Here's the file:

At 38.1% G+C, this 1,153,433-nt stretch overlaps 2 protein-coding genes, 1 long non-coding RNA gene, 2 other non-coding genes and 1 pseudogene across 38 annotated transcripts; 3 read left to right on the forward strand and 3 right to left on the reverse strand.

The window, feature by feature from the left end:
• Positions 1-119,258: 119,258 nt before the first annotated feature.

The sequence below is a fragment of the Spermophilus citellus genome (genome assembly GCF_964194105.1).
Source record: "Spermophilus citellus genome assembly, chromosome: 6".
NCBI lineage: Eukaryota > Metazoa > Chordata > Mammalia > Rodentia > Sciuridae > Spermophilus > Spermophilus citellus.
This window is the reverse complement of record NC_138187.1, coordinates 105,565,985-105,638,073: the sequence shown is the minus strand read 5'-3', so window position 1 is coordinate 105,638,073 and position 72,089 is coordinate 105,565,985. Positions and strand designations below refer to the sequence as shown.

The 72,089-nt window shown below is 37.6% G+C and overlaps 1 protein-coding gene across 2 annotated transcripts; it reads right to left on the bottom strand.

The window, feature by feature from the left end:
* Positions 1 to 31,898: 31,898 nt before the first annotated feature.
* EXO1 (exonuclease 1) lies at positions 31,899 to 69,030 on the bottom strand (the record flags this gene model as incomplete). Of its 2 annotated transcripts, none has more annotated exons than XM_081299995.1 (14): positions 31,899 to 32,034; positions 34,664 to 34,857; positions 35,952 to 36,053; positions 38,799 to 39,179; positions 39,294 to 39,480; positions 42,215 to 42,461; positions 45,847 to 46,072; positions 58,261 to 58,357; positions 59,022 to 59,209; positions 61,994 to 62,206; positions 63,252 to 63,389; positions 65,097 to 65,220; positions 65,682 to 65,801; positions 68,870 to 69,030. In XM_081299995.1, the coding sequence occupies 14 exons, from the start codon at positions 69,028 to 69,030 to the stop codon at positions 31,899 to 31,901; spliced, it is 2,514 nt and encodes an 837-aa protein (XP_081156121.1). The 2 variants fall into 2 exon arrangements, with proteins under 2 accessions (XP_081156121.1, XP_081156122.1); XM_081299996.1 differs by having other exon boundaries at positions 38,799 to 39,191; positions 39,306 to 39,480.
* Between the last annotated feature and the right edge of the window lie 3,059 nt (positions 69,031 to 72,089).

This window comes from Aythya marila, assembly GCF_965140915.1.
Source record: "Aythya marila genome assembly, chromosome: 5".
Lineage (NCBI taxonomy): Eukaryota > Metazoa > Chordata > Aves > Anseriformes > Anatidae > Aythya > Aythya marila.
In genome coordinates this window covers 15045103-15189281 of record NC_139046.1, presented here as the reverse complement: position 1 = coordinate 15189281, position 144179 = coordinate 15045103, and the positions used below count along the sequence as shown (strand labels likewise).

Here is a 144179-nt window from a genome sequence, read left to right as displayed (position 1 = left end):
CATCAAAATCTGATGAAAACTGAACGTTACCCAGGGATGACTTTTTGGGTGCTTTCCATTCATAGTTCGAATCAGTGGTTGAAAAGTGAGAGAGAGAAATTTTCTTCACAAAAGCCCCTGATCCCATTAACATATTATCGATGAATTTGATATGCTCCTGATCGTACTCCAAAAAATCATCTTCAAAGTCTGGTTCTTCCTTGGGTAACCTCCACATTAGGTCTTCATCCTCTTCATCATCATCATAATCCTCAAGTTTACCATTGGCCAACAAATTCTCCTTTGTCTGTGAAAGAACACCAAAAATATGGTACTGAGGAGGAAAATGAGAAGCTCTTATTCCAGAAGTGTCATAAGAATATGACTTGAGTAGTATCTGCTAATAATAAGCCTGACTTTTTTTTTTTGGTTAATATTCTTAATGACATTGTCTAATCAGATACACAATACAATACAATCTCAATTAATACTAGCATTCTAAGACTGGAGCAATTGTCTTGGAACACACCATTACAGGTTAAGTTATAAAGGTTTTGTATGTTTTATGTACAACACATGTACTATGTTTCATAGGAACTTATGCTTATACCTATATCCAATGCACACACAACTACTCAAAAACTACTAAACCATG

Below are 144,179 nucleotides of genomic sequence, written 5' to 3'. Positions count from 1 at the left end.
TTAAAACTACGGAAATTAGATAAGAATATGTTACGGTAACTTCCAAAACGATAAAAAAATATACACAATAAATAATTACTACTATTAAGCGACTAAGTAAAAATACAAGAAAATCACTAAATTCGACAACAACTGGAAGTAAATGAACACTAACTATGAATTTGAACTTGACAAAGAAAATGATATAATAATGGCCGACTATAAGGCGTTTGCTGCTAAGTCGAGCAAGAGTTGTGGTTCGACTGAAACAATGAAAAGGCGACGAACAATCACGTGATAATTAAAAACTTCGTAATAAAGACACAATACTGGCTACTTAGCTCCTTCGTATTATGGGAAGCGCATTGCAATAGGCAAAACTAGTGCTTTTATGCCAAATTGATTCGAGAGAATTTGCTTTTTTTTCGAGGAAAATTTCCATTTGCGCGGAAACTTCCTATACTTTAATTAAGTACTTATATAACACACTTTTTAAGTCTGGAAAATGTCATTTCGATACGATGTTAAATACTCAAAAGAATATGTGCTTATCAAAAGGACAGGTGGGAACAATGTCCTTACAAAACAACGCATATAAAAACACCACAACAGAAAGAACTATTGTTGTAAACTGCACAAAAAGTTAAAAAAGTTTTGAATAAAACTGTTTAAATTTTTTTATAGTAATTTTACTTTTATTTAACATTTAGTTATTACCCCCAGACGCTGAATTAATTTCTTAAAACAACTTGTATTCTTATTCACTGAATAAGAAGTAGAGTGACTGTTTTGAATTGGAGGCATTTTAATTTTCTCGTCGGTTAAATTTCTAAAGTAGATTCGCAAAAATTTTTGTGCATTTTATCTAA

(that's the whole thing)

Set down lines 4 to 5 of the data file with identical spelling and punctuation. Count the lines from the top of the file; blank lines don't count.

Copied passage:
The sequence below is a fragment of the Spermophilus citellus genome (genome assembly GCF_964194105.1).
Source record: "Spermophilus citellus genome assembly, chromosome: 6".